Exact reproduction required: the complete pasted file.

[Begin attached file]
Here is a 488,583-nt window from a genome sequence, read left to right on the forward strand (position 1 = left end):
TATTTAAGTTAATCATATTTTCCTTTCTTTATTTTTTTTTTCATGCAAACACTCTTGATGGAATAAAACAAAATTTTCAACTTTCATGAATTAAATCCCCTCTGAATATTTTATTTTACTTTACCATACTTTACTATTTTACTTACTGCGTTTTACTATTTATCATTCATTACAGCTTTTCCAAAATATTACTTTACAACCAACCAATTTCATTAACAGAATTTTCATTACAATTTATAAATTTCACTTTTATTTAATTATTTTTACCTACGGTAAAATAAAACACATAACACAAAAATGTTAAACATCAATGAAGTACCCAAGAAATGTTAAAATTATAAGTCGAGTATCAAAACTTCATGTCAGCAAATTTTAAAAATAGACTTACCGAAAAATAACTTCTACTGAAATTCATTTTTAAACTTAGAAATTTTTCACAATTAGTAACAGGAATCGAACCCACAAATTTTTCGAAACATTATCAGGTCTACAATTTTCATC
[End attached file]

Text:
Here is a 488,583-nt window from a genome sequence, read left to right on the forward strand (position 1 = left end):
TATTTAAGTTAATCATATTTTCCTTTCTTTATTTTTTTTTTCATGCAAACACTCTTGATGGAATAAAACAAAATTTTCAACTTTCATGAATTAAATCCCCTCTGAATATTTTATTTTACTTTACCATACTTTACTATTTTACTTACTGCGTTTTACTATTTATCATTCATTACAGCTTTTCCAAAATATTACTTTACAACCAACCAATTTCATTAACAGAATTTTCATTACAATTTATAAATTTCACTTTTATTTAATTATTTTTACCTACGGTAAAATAAAACACATAACACAAAAATGTTAAACATCAATGAAGTACCCAAGAAATGTTAAAATTATAAGTCGAGTATCAAAACTTCATGTCAGCAAATTTTAAAAATAGACTTACCGAAAAATAACTTCTACTGAAATTCATTTTTAAACTTAGAAATTTTTCACAATTAGTAACAGGAATCGAACCCACAAATTTTTCGAAACATTATCAGGTCTACAATTTTCATC